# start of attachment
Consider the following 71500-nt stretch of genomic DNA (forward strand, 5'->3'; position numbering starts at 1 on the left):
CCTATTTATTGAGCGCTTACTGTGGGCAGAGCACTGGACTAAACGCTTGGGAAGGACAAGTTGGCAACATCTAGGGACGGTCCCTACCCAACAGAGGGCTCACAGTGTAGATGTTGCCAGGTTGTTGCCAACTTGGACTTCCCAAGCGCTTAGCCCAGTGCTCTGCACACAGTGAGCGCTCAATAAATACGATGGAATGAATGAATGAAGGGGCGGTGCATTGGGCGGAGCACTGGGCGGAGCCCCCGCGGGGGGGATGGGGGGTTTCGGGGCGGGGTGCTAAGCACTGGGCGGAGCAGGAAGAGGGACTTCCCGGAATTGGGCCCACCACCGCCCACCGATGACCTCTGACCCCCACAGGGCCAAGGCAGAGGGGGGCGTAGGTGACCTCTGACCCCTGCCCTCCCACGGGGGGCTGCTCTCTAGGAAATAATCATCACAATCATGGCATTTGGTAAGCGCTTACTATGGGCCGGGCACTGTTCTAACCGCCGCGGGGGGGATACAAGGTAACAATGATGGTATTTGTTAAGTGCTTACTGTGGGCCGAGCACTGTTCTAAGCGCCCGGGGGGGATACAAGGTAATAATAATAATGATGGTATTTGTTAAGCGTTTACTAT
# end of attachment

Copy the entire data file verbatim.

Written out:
Consider the following 71500-nt stretch of genomic DNA (forward strand, 5'->3'; position numbering starts at 1 on the left):
CCTATTTATTGAGCGCTTACTGTGGGCAGAGCACTGGACTAAACGCTTGGGAAGGACAAGTTGGCAACATCTAGGGACGGTCCCTACCCAACAGAGGGCTCACAGTGTAGATGTTGCCAGGTTGTTGCCAACTTGGACTTCCCAAGCGCTTAGCCCAGTGCTCTGCACACAGTGAGCGCTCAATAAATACGATGGAATGAATGAATGAAGGGGCGGTGCATTGGGCGGAGCACTGGGCGGAGCCCCCGCGGGGGGGATGGGGGGTTTCGGGGCGGGGTGCTAAGCACTGGGCGGAGCAGGAAGAGGGACTTCCCGGAATTGGGCCCACCACCGCCCACCGATGACCTCTGACCCCCACAGGGCCAAGGCAGAGGGGGGCGTAGGTGACCTCTGACCCCTGCCCTCCCACGGGGGGCTGCTCTCTAGGAAATAATCATCACAATCATGGCATTTGGTAAGCGCTTACTATGGGCCGGGCACTGTTCTAACCGCCGCGGGGGGGATACAAGGTAACAATGATGGTATTTGTTAAGTGCTTACTGTGGGCCGAGCACTGTTCTAAGCGCCCGGGGGGGATACAAGGTAATAATAATAATGATGGTATTTGTTAAGCGTTTACTAT